Tuesday, June 5, 2007

Sacred Heart Cathedral, Winona: "Relics, We've Got Relics!" And we're all spiffed up, too.


Sixty priests, 20 bishops (three of them archbishops), one cardinal (Cardinal Adam Maida of Detroit) and more than 650 people will come together at 2 p.m. today to rededicate the renovated Cathedral of the Sacred Heart, the spiritual center of the Diocese of Winona.

The $5.1 million renovation, which turned the sanctuary around, features new seating arrangement, a new altar, a new confessional — many new things.

Yet, what was already in the building may be some of the cathedral’s most interesting items.

During the dedication of the altar today, many relics will be placed inside it. In fact, the Cathedral of the Sacred Heart has more than 40 different relics, a list of which would read something like a who’s who of Christianity’s martyrs, saints and philosophers.

“A relic is a piece of bone or something that someone wore” said the Rev. John Sauer, the rector of the cathedral. “They connect us with our ancestors in faith.”

Relics in Christian history had their start at the beginning of the church itself, when Christians would meet in the catacombs to be closer to those who had been martyred, or killed for their faith. As the religion spread, the desire to be close to the martyrs and early church leaders also grew.

The relics of the cathedral literally span the history of Christianity from a relic of St. Anne, the mother of Mary, to St. Linus, the Bishop of Rome who succeeded St. Peter, to St. Gianna Beretta Molla, who was canonized by Pope John Paul II in 2004.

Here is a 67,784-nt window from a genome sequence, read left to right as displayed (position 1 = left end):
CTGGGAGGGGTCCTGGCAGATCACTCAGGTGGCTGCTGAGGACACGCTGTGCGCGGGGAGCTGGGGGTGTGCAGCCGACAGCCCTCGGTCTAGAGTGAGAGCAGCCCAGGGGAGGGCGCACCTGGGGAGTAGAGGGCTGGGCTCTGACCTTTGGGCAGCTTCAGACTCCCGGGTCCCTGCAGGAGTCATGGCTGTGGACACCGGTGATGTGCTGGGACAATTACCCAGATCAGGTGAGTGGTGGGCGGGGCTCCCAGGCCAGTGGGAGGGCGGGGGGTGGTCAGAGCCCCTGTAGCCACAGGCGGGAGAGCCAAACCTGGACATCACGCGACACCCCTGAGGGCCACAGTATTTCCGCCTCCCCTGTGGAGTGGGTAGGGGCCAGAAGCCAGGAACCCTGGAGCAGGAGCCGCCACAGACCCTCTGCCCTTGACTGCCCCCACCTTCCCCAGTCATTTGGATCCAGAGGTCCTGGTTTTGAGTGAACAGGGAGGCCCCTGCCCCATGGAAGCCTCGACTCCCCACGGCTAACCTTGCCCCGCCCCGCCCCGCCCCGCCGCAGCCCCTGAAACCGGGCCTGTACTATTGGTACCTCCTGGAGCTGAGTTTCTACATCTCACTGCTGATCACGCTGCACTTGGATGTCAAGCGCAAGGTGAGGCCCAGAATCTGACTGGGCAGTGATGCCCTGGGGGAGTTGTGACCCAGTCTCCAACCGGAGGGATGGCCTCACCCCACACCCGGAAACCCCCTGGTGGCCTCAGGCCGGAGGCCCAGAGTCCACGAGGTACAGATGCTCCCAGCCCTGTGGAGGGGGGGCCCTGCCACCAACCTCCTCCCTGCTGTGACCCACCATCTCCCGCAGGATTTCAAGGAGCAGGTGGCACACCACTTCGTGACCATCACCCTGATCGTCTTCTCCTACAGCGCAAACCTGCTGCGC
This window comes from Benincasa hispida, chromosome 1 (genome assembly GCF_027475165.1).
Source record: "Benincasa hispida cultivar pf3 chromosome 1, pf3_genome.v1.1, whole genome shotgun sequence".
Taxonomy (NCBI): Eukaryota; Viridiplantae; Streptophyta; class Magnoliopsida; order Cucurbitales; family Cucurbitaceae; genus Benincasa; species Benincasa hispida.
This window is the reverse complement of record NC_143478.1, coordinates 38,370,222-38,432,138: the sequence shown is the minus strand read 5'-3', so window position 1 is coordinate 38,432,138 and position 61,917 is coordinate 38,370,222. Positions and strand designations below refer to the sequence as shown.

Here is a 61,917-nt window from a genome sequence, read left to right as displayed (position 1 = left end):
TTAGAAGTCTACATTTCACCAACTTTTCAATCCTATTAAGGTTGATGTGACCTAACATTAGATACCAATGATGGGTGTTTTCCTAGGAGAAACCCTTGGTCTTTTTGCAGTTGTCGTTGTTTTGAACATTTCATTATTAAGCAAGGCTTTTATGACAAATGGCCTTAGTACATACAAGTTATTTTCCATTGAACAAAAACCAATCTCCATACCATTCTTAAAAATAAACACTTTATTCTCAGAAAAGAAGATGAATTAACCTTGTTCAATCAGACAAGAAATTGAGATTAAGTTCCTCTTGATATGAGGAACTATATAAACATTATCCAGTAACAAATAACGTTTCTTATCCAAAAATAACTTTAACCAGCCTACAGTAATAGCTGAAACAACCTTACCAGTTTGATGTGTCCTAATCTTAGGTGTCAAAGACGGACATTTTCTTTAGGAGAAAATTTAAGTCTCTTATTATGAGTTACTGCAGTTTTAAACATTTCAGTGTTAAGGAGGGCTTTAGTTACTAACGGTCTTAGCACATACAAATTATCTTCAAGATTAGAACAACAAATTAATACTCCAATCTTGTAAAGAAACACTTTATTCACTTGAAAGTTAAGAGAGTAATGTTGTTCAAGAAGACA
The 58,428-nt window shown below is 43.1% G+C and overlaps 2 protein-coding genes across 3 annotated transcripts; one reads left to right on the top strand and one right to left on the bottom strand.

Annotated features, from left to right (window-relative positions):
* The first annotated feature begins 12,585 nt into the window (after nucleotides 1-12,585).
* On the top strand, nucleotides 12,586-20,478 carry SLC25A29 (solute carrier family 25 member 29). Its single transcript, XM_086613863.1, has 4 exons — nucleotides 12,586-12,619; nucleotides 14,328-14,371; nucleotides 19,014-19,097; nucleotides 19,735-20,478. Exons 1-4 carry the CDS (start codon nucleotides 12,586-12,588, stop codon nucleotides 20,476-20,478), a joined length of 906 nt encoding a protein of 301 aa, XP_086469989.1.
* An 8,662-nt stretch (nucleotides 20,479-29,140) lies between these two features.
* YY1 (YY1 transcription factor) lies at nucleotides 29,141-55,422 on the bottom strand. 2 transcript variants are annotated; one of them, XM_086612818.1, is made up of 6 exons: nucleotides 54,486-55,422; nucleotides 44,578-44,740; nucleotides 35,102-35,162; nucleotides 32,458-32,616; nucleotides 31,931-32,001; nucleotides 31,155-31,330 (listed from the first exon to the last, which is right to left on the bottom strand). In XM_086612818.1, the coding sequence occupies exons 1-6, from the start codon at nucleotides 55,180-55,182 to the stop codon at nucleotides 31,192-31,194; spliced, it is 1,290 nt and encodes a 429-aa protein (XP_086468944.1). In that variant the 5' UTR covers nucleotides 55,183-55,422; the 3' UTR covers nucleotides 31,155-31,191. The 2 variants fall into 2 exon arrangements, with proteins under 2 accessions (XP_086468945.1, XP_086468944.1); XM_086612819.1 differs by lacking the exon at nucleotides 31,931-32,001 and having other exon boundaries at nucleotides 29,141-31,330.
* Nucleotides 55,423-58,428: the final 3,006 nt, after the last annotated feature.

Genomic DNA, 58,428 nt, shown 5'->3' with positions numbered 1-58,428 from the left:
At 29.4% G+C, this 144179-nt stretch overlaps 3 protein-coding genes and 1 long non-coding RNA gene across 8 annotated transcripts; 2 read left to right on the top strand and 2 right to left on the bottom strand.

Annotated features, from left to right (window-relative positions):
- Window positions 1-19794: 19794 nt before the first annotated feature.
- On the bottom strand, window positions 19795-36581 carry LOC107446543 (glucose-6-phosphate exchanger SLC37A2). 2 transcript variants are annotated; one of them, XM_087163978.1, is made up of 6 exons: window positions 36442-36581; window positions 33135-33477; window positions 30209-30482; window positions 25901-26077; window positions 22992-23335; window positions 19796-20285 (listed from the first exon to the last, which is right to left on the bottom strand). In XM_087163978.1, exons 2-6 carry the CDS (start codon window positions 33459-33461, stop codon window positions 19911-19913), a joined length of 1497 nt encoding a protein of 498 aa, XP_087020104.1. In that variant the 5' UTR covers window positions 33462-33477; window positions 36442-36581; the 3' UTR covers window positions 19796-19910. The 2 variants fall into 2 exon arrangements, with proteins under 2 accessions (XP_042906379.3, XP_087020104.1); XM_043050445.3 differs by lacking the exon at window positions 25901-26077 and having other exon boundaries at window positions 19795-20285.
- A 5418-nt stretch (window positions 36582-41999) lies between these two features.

Many of the relics will be placed in the altar after it is rededicated. Bishop Bernard Harrington is calling the new altar, which was made from the stone of the older one, “The Altar of Martyrs and Saints.” And with good cause.

The cathedral’s relics feature relics from three different Teresas, including St. Therese of Lisieux, St. Teresa of Avila and St. Teresa Benedict of the Cross, who died in a concentration camp in World War II. Most of the relics are tiny sized particles of bone, typically not much bigger than the head of a push pin. For Teresa of the Cross, the Latin reads “from the ashes of Teresa V.K.”

Sauer said the cathedral put out a call for relics during the 11/2-year renovation project. That call led to several donations to the church. Some priests donated their collection of relics.

“We didn’t want these precious objects to be put in the back of a closet somewhere,” Sauer said.

Some of those objects include:

1. Relics of St. Ireneaus, a giant in early Christian theology, who worked ardently defending the Catholic faith against the Gnostics, a heretical branch in early Christianity.

2. Relics of Pope St. Pius X, who was elected Pope in 1903. He condemned modernism, reformed canon law and made first communion possible for children who were around the age of 8.

3. Relics of St. Francis Xavier Cabrini, who worked among Italian immigrants to America. “Mother Cabrini” founded 67 institutions, including schools, hospitals and orphanages in the U.S., Europe and South America. She became a U.S. citizen and died in Chicago in 1917. She was the first U.S. citizen to be canonized.